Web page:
Routine questions are part of every medical visit, but are you asking patients aged 65 years and older about their fall risk? One out of three people in this age group falls each year, but fewer than half of those who fall talk to their healthcare provider about it. By asking three simple questions and taking action—when needed—you can reduce the risk of falling.
Some patients think that falls just happen when you get older or are the result of bad luck, but falls are not an inevitable part of aging. There are specific things that you can do to reduce your patients' chances of falling.
Hello. I'm Grant Baldwin, director of the Division of Unintentional Injury Prevention at CDC's Injury Center.
When you see patients aged 65 years and older, make these three questions a routine part of your exam:
Have you fallen in the past year?
Do you feel unsteady when standing or walking?
Do you worry about falling?
Patients who answer "yes" to any of these key screening questions are considered at increased risk of falling, and further assessment is recommended.
To help, CDC created a simple tool kit called STEADI. This stands for Stopping Elderly Accidents, Deaths and Injuries. The STEADI tool kit includes a wealth of information that can be easily downloaded and printed for display in your office or clinic. Materials include:
Educational handouts for your patients.
STEADI is based on an algorithm adapted from the American and British Geriatric Societies' clinical practice guidelines. Using STEADI, you will be able to:
Identify patients at low, moderate, and high risk for a fall;
Identify modifiable risk factors; and
Offer effective interventions.
Vitamin D supplementation has been shown to reduce the risk of falling in older adults who are vitamin D deficient and is a simple thing that your patients can add to their daily routines.
Medication management works by reducing interactions and side effects that may lead to falls. Effectively managing medications includes:
Eliminating medications if there is no active indication;
Reducing doses of necessary medications to the lowest effective dose; and
Avoiding prescribing medications for an older person in whom the risk from side effects outweighs the benefits of the drug.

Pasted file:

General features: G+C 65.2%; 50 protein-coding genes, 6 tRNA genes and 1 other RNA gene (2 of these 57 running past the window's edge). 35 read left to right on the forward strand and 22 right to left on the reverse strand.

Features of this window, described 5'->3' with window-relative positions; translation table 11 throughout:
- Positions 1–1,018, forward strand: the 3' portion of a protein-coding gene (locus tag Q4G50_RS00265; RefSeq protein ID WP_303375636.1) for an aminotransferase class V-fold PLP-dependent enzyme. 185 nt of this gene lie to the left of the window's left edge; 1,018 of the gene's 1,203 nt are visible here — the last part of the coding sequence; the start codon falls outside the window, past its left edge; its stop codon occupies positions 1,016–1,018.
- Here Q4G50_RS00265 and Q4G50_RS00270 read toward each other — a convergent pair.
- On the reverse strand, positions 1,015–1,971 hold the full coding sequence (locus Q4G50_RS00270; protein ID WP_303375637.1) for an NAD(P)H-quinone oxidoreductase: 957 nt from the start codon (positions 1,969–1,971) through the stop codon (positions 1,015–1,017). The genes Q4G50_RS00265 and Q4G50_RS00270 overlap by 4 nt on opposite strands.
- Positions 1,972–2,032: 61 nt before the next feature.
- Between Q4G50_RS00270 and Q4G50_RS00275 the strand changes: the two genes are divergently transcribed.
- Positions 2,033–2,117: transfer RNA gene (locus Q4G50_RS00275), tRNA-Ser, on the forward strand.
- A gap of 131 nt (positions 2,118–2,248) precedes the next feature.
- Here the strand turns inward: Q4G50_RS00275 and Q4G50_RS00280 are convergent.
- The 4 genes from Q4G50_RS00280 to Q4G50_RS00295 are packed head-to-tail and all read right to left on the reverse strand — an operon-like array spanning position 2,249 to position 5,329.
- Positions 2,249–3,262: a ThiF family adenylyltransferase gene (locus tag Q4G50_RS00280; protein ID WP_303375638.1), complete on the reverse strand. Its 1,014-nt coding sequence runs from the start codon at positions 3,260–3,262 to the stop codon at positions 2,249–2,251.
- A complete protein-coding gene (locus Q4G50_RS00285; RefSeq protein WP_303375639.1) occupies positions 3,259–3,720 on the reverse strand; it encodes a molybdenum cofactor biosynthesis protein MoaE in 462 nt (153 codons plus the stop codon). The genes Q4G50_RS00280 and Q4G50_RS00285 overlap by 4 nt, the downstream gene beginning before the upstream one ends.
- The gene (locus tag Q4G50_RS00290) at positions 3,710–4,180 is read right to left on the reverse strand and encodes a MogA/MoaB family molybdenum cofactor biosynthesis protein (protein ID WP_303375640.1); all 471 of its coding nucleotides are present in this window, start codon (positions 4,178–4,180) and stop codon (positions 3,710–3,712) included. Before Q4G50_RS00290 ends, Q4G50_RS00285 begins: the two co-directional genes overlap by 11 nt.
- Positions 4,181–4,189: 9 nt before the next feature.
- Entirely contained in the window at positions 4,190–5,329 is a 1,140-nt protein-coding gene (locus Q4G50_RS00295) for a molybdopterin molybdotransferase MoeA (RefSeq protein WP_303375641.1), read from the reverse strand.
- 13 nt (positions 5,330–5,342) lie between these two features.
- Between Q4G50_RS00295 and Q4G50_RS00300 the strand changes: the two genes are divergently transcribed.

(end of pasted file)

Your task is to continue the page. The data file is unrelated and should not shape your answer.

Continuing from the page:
Many medications have been linked to falls. However, three types of medications that you should immediately consider reducing or eliminating among your older adult patients include:
Psychoactive medications (especially benzodiazepines);
Medications with anticholinergic side effects; and
Sedatives that can be purchased over-the-counter, such as Tylenol® PM and Benadryl®.
In our rapidly aging population, older adult fall prevention demands immediate attention. The good news is that you can make a big difference in your patients’ lives. You can help them stay healthy and independent longer by reducing their chances of falling. We hope that the information provided here will help you make fall prevention a routine part of your clinical practice.
To download the STEADI algorithm and learn more about what you can do to help keep your patients safe from falls, go to the STEADI website.
Grant T. Baldwin, PhD, MPH, is the director of the Division of Unintentional Injury Prevention (DUIP) at the National Center for Injury Prevention and Control (NCIPC) in the Centers for Disease Control and Prevention. He has served in this capacity since September 2008.
Unintentional injuries are the leading cause of death for persons 1 to 44 years of age. DUIP is dedicated to reducing the number and severity of unintentional injuries through science-based programs and applied research. CDC is focused on preventing injuries and fatalities from motor vehicle-related crashes, older adult falls, prescription drug overdoses, and traumatic brain injuries.
Dr Baldwin joined the CDC Injury Center in November 2006 as acting deputy director. In this role, Dr Baldwin assisted the NCIPC director in providing overall leadership and direction for the Center. He began his career at CDC in September 1996.
Dr Baldwin received his PhD in Health Behavior and Health Education at the University of Michigan School of Public Health in 2003. He also received an MPH in Behavioral Sciences and Health Education from the Rollins School of Public Health at Emory University in 1996.
He is an adjunct associate professor at Emory University's Rollins School of Public Health and teaches two courses, Social Behavior and Public Health and Community Needs Assessment.
Public Information from the CDC and Medscape
Cite this: Are You Asking Older Adult Patients the Right Questions? - Medscape - Mar 16, 2015.